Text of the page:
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Today we’re zooming in on the science of a Prezi presentation.

One of the world's foremost educational institutions has taken a closer look at the correlation between the medium and presentation, and the impact that presentation has on an audience. Well… the results are in, and it isn’t great news for PowerPoint.


Harvard's Department of Psychology’s recently completed a study titled: “Does A Presentation’s Medium Affect Its Message?”. The report fairly conclusively found that Prezi is the best medium to use. So, which aspect of presentation software affects the persuasiveness and impact of a presentation, and why is Prezi being touted as the best? Well, because Science, duh! Just kidding, we’ll elaborate.

The Science behind Presentations

To answer the question “How can presenters communicate most effectively?”, the researchers at Harvard looked at three different communication styles: PowerPoint, Prezi, and oral presentation. The study was divided into two phases. Phase 1 required 146 participants to create a presentation in one of the suggested mediums and then to actually present a topic provided by the researchers. The participants presented their presentation to a large audience over Skype. Phase 2 recorded the original presentations and then shared them with a much larger audience.  

Each phase required audience members to assess each presentation. The results show Prezi as the clear winner. According to the researchers, the audience perceived Prezi as “more organized, engaging, persuasive, and effective than both PowerPoint and oral presentations”.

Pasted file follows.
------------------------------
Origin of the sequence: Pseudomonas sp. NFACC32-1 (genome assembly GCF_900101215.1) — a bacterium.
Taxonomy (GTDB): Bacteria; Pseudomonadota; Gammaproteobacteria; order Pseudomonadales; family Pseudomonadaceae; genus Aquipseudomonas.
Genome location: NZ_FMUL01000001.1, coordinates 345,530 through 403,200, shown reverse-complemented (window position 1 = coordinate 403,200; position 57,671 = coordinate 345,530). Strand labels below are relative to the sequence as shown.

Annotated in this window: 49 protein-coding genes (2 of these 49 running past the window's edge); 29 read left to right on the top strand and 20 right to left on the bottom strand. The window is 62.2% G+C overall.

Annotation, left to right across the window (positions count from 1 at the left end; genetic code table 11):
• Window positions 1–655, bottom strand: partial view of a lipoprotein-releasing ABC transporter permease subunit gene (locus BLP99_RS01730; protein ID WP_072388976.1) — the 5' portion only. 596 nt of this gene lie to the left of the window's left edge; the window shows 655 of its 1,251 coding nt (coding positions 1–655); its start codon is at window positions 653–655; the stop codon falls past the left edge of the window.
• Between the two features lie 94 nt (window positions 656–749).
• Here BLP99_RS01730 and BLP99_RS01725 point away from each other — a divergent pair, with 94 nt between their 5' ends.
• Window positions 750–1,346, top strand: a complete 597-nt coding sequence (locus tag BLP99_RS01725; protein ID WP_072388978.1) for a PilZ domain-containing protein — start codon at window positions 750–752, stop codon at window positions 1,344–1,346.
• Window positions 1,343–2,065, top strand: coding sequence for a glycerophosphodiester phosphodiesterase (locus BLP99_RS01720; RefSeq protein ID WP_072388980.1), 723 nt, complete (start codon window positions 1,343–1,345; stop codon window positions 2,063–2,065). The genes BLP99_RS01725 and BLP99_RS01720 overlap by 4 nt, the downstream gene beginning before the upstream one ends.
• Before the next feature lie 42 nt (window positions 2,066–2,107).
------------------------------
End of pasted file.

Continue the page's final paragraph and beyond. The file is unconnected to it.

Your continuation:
Zoomable User Interface

So what did we really learn from this study? In the end it all comes down to the Zoomable User Interface (or ZUI); a content transition mechanism on which Prezi is based. For reference, traditional presentation software such as PowerPoint is commonly referred to as slideware. A ZUI platform enables you to create presentations on an open canvas. Imagining a world map is often the easiest way to explain. Think of a ZUI map. If you would want to present about a topic happening in India, as the presenter you could simply click on India. The software would then navigate and zoom into that location and reveal any possible additional content placed there. You could then continue to zoom in and out of other content all over the map.

Prezi encourages an audience to process information spaciously, meaning we could use our natural Ventral (visual) and Dorsal (navigation) instincts to relate and place ourselves among the content rather than having to absorb it through a linear 2D format.

To read the full research article published on PLOS, click here.